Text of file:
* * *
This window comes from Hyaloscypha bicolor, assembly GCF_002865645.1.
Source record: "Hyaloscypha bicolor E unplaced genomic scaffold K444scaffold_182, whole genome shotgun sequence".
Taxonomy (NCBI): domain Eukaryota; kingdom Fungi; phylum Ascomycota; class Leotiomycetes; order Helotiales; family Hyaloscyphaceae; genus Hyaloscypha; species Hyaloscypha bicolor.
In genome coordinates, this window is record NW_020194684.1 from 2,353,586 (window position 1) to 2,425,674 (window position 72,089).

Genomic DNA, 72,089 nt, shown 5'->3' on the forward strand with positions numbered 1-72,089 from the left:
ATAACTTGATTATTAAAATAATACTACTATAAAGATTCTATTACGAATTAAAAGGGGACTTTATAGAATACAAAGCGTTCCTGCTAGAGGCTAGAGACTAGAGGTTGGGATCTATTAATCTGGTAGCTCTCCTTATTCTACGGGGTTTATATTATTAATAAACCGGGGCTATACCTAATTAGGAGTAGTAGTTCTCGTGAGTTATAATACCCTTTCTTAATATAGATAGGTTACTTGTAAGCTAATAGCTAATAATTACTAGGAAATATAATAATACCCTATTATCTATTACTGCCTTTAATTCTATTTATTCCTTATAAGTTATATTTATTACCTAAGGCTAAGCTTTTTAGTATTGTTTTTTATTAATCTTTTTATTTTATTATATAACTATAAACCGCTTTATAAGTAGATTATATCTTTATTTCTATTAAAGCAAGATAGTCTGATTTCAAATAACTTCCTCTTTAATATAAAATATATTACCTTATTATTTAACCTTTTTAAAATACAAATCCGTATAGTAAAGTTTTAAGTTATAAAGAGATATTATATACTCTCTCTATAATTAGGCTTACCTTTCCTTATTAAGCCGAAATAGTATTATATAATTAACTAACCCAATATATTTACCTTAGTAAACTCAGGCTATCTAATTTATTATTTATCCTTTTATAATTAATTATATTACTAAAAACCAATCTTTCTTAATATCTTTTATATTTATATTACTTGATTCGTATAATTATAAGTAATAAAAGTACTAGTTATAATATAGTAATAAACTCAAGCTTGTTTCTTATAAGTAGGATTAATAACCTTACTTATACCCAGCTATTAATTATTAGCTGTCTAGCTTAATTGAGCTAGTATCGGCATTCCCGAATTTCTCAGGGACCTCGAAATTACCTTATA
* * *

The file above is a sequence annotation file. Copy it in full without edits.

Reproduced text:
This window comes from Hyaloscypha bicolor, assembly GCF_002865645.1.
Source record: "Hyaloscypha bicolor E unplaced genomic scaffold K444scaffold_182, whole genome shotgun sequence".
Taxonomy (NCBI): domain Eukaryota; kingdom Fungi; phylum Ascomycota; class Leotiomycetes; order Helotiales; family Hyaloscyphaceae; genus Hyaloscypha; species Hyaloscypha bicolor.
In genome coordinates, this window is record NW_020194684.1 from 2,353,586 (window position 1) to 2,425,674 (window position 72,089).

Genomic DNA, 72,089 nt, shown 5'->3' on the forward strand with positions numbered 1-72,089 from the left:
ATAACTTGATTATTAAAATAATACTACTATAAAGATTCTATTACGAATTAAAAGGGGACTTTATAGAATACAAAGCGTTCCTGCTAGAGGCTAGAGACTAGAGGTTGGGATCTATTAATCTGGTAGCTCTCCTTATTCTACGGGGTTTATATTATTAATAAACCGGGGCTATACCTAATTAGGAGTAGTAGTTCTCGTGAGTTATAATACCCTTTCTTAATATAGATAGGTTACTTGTAAGCTAATAGCTAATAATTACTAGGAAATATAATAATACCCTATTATCTATTACTGCCTTTAATTCTATTTATTCCTTATAAGTTATATTTATTACCTAAGGCTAAGCTTTTTAGTATTGTTTTTTATTAATCTTTTTATTTTATTATATAACTATAAACCGCTTTATAAGTAGATTATATCTTTATTTCTATTAAAGCAAGATAGTCTGATTTCAAATAACTTCCTCTTTAATATAAAATATATTACCTTATTATTTAACCTTTTTAAAATACAAATCCGTATAGTAAAGTTTTAAGTTATAAAGAGATATTATATACTCTCTCTATAATTAGGCTTACCTTTCCTTATTAAGCCGAAATAGTATTATATAATTAACTAACCCAATATATTTACCTTAGTAAACTCAGGCTATCTAATTTATTATTTATCCTTTTATAATTAATTATATTACTAAAAACCAATCTTTCTTAATATCTTTTATATTTATATTACTTGATTCGTATAATTATAAGTAATAAAAGTACTAGTTATAATATAGTAATAAACTCAAGCTTGTTTCTTATAAGTAGGATTAATAACCTTACTTATACCCAGCTATTAATTATTAGCTGTCTAGCTTAATTGAGCTAGTATCGGCATTCCCGAATTTCTCAGGGACCTCGAAATTACCTTATA